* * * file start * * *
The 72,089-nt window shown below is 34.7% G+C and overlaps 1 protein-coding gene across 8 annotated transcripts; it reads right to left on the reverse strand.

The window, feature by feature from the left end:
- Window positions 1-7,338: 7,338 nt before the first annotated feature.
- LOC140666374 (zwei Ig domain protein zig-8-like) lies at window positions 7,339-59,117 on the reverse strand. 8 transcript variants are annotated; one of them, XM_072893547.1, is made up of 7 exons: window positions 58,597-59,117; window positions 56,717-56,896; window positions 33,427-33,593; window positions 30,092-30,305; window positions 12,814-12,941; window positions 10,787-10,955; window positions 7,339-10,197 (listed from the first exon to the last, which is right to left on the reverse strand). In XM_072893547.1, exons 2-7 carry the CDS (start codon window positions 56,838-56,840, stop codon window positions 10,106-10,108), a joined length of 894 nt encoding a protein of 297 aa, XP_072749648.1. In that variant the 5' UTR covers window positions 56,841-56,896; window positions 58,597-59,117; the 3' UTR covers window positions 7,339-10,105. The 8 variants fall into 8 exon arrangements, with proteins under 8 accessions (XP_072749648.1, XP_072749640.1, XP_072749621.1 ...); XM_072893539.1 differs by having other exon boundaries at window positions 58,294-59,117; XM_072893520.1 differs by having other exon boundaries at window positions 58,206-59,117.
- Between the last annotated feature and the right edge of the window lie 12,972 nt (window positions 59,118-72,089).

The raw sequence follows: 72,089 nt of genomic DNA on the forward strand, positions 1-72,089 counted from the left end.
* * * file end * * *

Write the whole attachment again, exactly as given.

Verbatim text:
The 72,089-nt window shown below is 34.7% G+C and overlaps 1 protein-coding gene across 8 annotated transcripts; it reads right to left on the reverse strand.

The window, feature by feature from the left end:
- Window positions 1-7,338: 7,338 nt before the first annotated feature.
- LOC140666374 (zwei Ig domain protein zig-8-like) lies at window positions 7,339-59,117 on the reverse strand. 8 transcript variants are annotated; one of them, XM_072893547.1, is made up of 7 exons: window positions 58,597-59,117; window positions 56,717-56,896; window positions 33,427-33,593; window positions 30,092-30,305; window positions 12,814-12,941; window positions 10,787-10,955; window positions 7,339-10,197 (listed from the first exon to the last, which is right to left on the reverse strand). In XM_072893547.1, exons 2-7 carry the CDS (start codon window positions 56,838-56,840, stop codon window positions 10,106-10,108), a joined length of 894 nt encoding a protein of 297 aa, XP_072749648.1. In that variant the 5' UTR covers window positions 56,841-56,896; window positions 58,597-59,117; the 3' UTR covers window positions 7,339-10,105. The 8 variants fall into 8 exon arrangements, with proteins under 8 accessions (XP_072749648.1, XP_072749640.1, XP_072749621.1 ...); XM_072893539.1 differs by having other exon boundaries at window positions 58,294-59,117; XM_072893520.1 differs by having other exon boundaries at window positions 58,206-59,117.
- Between the last annotated feature and the right edge of the window lie 12,972 nt (window positions 59,118-72,089).

The raw sequence follows: 72,089 nt of genomic DNA on the forward strand, positions 1-72,089 counted from the left end.